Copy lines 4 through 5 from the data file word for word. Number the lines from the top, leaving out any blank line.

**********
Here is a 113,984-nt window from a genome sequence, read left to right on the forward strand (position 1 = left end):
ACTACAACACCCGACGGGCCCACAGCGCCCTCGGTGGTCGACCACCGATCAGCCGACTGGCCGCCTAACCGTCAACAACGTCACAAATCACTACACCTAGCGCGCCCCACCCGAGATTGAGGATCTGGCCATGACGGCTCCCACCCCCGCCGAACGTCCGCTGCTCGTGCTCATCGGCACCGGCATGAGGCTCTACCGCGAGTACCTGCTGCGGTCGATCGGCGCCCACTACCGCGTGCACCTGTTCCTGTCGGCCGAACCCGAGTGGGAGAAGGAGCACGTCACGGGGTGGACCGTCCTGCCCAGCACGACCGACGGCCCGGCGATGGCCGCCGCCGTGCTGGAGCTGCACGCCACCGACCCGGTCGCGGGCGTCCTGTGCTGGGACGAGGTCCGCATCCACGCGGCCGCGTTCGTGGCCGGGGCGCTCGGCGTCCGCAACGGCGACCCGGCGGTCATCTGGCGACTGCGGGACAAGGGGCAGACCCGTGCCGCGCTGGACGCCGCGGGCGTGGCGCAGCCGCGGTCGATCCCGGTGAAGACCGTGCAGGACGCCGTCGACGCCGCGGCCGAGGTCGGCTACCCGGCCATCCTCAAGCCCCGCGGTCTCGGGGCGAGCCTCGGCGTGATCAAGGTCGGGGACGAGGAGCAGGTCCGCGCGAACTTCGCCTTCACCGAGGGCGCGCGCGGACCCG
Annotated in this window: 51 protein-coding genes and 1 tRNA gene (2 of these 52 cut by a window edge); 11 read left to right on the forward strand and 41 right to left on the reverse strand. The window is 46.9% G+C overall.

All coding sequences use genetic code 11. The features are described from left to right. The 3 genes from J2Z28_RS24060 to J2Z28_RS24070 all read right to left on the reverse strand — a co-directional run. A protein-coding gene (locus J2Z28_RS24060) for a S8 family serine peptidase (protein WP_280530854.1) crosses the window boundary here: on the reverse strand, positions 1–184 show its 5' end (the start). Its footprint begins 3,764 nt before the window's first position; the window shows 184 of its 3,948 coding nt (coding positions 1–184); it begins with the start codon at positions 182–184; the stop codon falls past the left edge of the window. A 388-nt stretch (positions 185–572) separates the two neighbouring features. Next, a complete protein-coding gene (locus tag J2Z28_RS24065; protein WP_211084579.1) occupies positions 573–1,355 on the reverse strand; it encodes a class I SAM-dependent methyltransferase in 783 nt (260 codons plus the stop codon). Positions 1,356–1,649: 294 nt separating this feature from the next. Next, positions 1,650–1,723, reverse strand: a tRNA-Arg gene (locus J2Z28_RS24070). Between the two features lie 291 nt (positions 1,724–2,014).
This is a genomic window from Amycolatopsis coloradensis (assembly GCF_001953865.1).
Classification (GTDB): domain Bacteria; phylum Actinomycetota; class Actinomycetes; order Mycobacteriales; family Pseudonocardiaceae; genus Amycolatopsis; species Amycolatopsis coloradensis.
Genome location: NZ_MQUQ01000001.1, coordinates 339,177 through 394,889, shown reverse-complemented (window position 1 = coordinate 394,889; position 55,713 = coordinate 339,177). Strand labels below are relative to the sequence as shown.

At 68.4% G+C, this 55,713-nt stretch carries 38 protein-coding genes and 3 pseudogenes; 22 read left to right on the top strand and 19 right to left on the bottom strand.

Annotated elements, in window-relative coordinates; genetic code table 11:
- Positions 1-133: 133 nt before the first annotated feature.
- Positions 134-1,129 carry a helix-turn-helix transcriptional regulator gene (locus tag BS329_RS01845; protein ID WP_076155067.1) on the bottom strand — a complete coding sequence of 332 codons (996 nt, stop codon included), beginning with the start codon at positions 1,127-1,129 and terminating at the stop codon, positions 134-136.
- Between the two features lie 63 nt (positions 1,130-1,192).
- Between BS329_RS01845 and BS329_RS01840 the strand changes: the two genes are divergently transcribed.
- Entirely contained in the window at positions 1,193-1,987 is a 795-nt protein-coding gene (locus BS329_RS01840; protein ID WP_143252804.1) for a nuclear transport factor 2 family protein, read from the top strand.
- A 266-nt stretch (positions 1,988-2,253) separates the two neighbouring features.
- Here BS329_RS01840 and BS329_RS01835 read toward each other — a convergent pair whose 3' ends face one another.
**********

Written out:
All coding sequences use genetic code 11. The features are described from left to right. The 3 genes from J2Z28_RS24060 to J2Z28_RS24070 all read right to left on the reverse strand — a co-directional run. A protein-coding gene (locus J2Z28_RS24060) for a S8 family serine peptidase (protein WP_280530854.1) crosses the window boundary here: on the reverse strand, positions 1–184 show its 5' end (the start). Its footprint begins 3,764 nt before the window's first position; the window shows 184 of its 3,948 coding nt (coding positions 1–184); it begins with the start codon at positions 182–184; the stop codon falls past the left edge of the window. A 388-nt stretch (positions 185–572) separates the two neighbouring features. Next, a complete protein-coding gene (locus tag J2Z28_RS24065; protein WP_211084579.1) occupies positions 573–1,355 on the reverse strand; it encodes a class I SAM-dependent methyltransferase in 783 nt (260 codons plus the stop codon). Positions 1,356–1,649: 294 nt separating this feature from the next. Next, positions 1,650–1,723, reverse strand: a tRNA-Arg gene (locus J2Z28_RS24070). Between the two features lie 291 nt (positions 1,724–2,014).
This is a genomic window from Amycolatopsis coloradensis (assembly GCF_001953865.1).